Esteban: I love most sports. Sometimes when I am a bit tired and don’t feel like a big day of training during the season, I’ll play tennis with friends, do some mountain biking, a session of table tennis during the afternoon. Of course, I like engines, fuel, the smell of rubber. Anything that has an engine and some tires on – I love it. My dad is a mechanic and was a key part of my career, he was the one pushing me in the beginning and was actually my mechanic when I was in karting. He used to do the job of five people on my car!
Pascal: Of course, but for the moment, I have to focus on making the best possible career for myself. Your formative years span from 18 – 25 years old and you lay the foundations for any Formula One career then. There will be a life after racing many years from now and I’m sure I will find something that I will enjoy, even if it’s not as much fun as racing!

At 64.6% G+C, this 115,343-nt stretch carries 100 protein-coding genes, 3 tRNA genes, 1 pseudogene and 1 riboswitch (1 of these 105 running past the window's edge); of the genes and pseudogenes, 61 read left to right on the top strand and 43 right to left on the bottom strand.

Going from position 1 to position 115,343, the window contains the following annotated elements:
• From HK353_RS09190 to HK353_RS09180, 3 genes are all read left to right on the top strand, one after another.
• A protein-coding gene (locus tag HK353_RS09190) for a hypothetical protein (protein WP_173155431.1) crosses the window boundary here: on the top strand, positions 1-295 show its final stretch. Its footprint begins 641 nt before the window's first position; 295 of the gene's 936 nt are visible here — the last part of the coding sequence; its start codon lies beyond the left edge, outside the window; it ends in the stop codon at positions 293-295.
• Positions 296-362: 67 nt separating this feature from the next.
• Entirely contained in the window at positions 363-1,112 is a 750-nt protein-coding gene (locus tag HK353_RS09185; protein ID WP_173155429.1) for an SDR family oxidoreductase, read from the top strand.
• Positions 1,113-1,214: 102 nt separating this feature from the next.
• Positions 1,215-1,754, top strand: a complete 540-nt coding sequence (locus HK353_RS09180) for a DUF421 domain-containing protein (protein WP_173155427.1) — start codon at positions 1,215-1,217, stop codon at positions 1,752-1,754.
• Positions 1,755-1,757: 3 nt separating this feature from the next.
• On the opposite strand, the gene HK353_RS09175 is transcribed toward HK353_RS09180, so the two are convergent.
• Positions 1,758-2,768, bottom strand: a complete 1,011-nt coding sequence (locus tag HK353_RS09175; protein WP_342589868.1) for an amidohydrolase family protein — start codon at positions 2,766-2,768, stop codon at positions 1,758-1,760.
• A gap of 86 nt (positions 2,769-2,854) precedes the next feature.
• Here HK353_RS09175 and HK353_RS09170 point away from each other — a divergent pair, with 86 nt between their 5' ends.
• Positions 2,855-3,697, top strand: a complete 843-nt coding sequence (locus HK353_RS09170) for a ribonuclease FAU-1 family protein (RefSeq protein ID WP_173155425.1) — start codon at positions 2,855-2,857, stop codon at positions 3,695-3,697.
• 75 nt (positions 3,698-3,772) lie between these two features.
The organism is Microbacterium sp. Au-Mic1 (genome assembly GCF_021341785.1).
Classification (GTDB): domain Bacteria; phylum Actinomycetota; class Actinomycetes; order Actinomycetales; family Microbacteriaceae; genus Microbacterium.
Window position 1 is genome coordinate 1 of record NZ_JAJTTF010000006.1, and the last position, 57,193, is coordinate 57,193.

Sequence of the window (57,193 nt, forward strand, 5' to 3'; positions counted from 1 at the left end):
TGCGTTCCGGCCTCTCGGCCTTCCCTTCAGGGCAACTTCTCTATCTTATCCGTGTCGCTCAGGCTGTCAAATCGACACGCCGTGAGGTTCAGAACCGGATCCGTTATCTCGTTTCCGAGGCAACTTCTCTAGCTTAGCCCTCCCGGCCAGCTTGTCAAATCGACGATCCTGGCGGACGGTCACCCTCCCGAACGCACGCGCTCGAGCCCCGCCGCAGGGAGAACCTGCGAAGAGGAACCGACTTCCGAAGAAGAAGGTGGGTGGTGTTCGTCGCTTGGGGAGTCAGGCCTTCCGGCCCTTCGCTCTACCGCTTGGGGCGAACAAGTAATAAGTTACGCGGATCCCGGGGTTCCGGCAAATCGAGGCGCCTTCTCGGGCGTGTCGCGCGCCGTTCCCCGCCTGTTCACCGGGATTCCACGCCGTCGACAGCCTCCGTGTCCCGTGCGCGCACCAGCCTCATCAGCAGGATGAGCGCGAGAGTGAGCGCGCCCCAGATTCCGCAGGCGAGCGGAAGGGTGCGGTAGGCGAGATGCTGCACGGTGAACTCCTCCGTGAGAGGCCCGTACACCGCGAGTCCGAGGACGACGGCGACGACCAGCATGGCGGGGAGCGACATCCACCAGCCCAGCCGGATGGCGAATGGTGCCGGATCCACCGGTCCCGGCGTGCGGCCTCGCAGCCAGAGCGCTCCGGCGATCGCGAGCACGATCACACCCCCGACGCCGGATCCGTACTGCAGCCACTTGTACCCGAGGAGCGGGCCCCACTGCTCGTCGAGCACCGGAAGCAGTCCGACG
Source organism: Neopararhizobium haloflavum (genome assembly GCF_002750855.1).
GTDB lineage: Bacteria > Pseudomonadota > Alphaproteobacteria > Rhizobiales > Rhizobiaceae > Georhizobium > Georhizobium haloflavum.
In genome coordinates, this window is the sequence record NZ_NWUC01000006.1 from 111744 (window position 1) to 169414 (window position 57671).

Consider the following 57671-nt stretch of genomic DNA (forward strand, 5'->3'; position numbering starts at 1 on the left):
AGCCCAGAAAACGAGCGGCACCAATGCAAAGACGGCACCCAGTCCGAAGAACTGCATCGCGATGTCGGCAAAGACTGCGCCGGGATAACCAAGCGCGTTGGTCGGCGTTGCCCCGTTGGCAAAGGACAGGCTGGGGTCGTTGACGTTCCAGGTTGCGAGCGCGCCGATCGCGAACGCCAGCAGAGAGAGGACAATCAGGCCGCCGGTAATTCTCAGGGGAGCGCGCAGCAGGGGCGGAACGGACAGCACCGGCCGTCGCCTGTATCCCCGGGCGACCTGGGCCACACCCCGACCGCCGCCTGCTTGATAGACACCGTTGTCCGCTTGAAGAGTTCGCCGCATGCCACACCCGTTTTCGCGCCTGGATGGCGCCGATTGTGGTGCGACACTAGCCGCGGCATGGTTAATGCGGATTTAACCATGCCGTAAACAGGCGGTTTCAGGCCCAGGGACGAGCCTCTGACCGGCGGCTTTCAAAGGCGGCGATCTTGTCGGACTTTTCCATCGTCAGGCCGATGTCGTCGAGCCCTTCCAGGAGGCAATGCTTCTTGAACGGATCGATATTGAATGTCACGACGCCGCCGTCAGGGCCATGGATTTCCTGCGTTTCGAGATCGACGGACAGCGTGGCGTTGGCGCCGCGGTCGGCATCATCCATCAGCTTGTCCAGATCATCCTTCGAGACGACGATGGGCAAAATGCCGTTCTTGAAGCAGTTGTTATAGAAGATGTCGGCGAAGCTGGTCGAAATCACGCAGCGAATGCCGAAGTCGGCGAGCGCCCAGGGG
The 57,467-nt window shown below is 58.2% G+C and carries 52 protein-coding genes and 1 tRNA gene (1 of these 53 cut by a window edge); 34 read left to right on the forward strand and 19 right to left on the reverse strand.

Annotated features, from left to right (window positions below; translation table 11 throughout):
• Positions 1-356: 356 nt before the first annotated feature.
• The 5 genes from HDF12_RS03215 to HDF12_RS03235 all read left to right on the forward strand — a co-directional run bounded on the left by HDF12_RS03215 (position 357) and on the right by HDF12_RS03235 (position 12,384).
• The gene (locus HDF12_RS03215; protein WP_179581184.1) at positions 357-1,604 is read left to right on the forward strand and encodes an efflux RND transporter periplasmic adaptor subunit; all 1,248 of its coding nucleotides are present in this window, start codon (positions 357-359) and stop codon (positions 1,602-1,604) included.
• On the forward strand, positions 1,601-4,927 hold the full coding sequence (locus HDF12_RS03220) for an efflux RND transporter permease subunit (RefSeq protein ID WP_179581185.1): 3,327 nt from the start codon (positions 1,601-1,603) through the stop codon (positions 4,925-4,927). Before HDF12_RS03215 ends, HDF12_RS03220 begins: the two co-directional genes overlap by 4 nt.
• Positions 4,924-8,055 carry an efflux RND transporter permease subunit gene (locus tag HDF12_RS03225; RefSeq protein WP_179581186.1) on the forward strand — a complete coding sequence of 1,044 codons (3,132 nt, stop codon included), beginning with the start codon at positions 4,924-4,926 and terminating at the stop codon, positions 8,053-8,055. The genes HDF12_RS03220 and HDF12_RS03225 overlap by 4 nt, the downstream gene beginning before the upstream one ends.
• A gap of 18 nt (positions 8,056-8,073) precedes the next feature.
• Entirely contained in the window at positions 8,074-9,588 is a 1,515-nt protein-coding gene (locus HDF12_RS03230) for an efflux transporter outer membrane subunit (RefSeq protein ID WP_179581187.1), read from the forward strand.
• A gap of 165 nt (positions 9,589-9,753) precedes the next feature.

George: Formula One is pretty much my life because it’s one of the most competitive sports to reach in the world. There are only 20 top drivers, compared to a footballer who has the option of twenty premiership teams, each team has 30 places and if they can’t make it in the Premier League, they can go to the league below. If they can’t make it in England they can go to Scotland or France, Spain, Germany – there are so many areas for them to play at the highest level. I’m currently at the stage of my career where you’re wanting to break into the top 20 and if you want to achieve that, you’ve got to give it everything. You can’t afford to be leaving anything on the table. I’ve got one shot at this because once the opportunity’s gone, it won’t be coming again. I realize that’s kind of putting all your eggs in one basket, high-risk, high-reward, but this is what I’ve been doing since I was a child. It’s what I love.